Terrence Howard calls Sheridan a "true genius" and jumped at the chance to work with him. Sheridan cast Howard as Bama, Marcus' friend, manager, and protector, after Sheridan saw the actor shine in last summer's critical and audience hit, "Hustle & Flow."
Howard says that Sheridan created an atmosphere of trust on the set - so much so that Howard made commitments that he'd never made before. "I've never even taken my shirt off in a movie before," he says. "For this movie, we were trying to do a scene with five guys in a prison shower. I said, 'Let's just do it naked.' I took off my pants and 50 says, 'Come on, come on, quick, call "Action" before he changes his mind!'
"Bama doesn't have any family," says Howard of his character, "and Marcus's only family is the street. That's what they find in each other; sometimes, your soul mate isn't of the opposite sex - it's a kindred spirit."
Like the rest of the cast, Howard was lured to the film by the chance to work with six-time Academy Award® nominee Jim Sheridan. "It's like watching Harry Houdini, a sorcerer at work," says the actor. "Working with him is an enlightening, enchanting experience."
"He has this exquisite talent for extracting the essence of relationships," says Adewale Akinnuoye-Agbaje, who plays Marcus' drug-dealing mentor, Majestic. Best known for his role as the gangsta Simon Adebisi on HBO's "Oz," Akinnuoye-Agbaje creates a menacing character who could be more than simply a father figure - he could be Marcus's biological father.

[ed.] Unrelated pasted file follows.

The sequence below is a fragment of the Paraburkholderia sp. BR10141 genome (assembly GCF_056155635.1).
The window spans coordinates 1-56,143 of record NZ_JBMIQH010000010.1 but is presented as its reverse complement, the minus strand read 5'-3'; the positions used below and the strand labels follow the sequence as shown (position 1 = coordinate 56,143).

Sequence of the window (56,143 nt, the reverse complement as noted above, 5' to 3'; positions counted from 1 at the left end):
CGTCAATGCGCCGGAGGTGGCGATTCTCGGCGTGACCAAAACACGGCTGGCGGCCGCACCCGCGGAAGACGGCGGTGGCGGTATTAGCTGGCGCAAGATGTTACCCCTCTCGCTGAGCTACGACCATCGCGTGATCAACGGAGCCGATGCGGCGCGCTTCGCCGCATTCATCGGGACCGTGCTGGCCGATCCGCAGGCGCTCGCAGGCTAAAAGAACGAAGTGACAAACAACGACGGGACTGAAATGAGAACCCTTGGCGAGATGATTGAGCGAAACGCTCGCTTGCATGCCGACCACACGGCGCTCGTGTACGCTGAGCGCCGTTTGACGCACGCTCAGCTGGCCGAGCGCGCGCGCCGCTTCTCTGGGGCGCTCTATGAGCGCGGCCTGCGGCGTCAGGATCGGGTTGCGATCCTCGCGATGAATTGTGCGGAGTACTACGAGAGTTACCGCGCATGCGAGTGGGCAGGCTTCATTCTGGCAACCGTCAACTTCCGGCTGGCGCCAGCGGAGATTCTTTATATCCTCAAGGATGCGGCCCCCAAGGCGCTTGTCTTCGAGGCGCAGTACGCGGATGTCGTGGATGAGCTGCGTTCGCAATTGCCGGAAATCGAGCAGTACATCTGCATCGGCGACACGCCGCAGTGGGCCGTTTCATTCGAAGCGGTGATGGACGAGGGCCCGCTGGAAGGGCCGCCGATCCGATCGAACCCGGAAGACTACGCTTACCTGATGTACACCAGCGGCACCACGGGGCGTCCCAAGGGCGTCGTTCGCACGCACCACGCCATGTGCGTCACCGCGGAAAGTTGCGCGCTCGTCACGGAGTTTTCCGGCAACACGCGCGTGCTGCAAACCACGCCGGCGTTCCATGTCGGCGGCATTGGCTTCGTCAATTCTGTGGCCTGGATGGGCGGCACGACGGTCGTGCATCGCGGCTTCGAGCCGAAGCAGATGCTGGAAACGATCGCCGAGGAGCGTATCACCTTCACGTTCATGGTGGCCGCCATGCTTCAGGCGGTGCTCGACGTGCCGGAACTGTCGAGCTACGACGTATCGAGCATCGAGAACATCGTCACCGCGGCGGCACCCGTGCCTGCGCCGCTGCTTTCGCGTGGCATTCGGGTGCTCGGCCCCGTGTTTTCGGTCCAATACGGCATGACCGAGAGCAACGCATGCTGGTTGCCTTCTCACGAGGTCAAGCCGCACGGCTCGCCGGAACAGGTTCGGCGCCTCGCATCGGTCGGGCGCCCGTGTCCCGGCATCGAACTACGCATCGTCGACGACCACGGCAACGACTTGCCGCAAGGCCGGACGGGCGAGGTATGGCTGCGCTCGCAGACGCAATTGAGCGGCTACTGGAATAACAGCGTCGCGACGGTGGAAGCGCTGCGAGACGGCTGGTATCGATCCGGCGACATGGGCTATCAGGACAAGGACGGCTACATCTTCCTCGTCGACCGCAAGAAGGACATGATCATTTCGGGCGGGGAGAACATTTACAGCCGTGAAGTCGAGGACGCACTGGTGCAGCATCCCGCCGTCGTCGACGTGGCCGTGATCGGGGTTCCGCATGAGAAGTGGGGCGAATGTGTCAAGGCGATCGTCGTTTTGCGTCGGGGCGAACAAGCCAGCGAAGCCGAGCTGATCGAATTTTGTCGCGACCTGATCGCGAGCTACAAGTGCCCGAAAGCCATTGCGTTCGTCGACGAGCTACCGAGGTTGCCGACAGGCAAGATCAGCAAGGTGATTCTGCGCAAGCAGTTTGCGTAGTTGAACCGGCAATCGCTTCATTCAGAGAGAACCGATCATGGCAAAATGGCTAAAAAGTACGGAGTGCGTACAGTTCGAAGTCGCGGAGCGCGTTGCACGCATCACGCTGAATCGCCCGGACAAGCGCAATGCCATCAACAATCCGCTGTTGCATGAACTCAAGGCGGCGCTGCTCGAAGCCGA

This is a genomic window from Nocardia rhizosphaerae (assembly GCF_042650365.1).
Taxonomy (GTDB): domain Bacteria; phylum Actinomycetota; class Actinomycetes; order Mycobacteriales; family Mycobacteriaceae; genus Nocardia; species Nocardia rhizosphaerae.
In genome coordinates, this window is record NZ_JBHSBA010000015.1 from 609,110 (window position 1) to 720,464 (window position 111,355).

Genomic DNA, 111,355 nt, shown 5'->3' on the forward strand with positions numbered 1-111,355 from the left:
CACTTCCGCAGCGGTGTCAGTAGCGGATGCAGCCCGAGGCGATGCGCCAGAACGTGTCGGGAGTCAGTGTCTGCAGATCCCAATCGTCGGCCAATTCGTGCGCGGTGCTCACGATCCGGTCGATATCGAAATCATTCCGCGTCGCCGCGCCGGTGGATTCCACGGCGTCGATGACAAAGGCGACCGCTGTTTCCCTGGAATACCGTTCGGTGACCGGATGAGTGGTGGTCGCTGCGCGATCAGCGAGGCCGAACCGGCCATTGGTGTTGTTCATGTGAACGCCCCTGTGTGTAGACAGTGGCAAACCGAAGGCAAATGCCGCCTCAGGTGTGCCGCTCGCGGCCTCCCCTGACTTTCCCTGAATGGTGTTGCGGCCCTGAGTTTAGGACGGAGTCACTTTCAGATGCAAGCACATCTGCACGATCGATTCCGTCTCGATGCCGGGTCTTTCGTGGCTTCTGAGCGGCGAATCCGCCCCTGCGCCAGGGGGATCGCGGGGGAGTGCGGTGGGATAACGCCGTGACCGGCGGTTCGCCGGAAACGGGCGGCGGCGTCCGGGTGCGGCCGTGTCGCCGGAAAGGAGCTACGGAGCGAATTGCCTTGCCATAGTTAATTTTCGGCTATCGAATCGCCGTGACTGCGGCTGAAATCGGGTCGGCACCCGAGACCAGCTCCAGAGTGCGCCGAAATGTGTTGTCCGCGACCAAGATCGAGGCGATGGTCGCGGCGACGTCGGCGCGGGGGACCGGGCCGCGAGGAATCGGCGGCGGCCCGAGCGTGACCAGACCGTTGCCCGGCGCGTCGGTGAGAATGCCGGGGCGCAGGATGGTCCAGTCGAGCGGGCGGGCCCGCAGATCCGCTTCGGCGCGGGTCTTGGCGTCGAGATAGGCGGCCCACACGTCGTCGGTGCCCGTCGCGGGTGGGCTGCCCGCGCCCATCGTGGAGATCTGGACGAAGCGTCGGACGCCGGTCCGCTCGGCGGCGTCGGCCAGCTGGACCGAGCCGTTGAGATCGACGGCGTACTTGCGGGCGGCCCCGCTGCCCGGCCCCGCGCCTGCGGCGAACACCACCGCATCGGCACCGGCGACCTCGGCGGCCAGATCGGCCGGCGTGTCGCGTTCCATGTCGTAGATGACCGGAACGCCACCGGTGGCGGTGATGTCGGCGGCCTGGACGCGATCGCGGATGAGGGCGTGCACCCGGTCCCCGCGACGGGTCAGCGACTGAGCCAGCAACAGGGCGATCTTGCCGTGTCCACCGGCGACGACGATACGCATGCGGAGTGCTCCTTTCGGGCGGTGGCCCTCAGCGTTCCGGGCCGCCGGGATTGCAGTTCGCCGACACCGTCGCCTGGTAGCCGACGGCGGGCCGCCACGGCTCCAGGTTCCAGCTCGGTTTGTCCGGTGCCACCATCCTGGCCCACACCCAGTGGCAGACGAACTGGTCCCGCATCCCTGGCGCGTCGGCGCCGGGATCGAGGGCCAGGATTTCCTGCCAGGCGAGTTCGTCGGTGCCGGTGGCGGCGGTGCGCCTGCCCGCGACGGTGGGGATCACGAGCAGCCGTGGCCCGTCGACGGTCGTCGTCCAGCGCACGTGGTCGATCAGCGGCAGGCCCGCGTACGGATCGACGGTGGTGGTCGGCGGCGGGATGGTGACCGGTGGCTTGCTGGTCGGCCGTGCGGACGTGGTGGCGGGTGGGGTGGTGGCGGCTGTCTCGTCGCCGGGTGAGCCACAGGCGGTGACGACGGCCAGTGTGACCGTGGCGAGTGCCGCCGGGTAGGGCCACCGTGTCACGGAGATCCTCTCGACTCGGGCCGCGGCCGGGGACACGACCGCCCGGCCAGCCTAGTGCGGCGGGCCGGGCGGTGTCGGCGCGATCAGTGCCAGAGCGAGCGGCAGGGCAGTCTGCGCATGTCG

"Jim's an artist," adds Akinnuoye-Agbaje, "and 50's an entrepreneur of some magnitude. And they both have this quest to win. I think that unites them and makes them a formidable force."
Tory Kittles, Omar Benson Miller, and Ashley Walters co-star as Marcus's crew: Justice, Keryl, and Antwan, respectively. Veteran actor Bill Duke takes on the role of drug kingpin Levar and Tony Award-winning actress Viola Davis plays Marcus's Grandmother. Newcomer Serena Reeder plays Marcus' mother, Katrina.
"Young Marcus," says Sheridan, "is stunningly played" by Marc John Jefferies.
ABOUT THE MUSIC
When it comes to the film's soundtrack, Jackson makes clear that the film's plot drove the music and not the other way around. "This is a film first; then, we have music in it," he says. "I didn't want to make a movie that interrupted the plot for a music video. The music supports the plot."
When he was not in front of the camera, Jackson was out in the mobile recording studio, writing the songs for the film's soundtracks. "I had everything I needed in there," he enthuses, admitting that the studio had more bells and whistles than the one he uses at home. "I work with the bare necessities, so the mobile studio was great! I liked it better than my hotel room; in fact, I was probably there more than my hotel room," he says, only half-jokingly.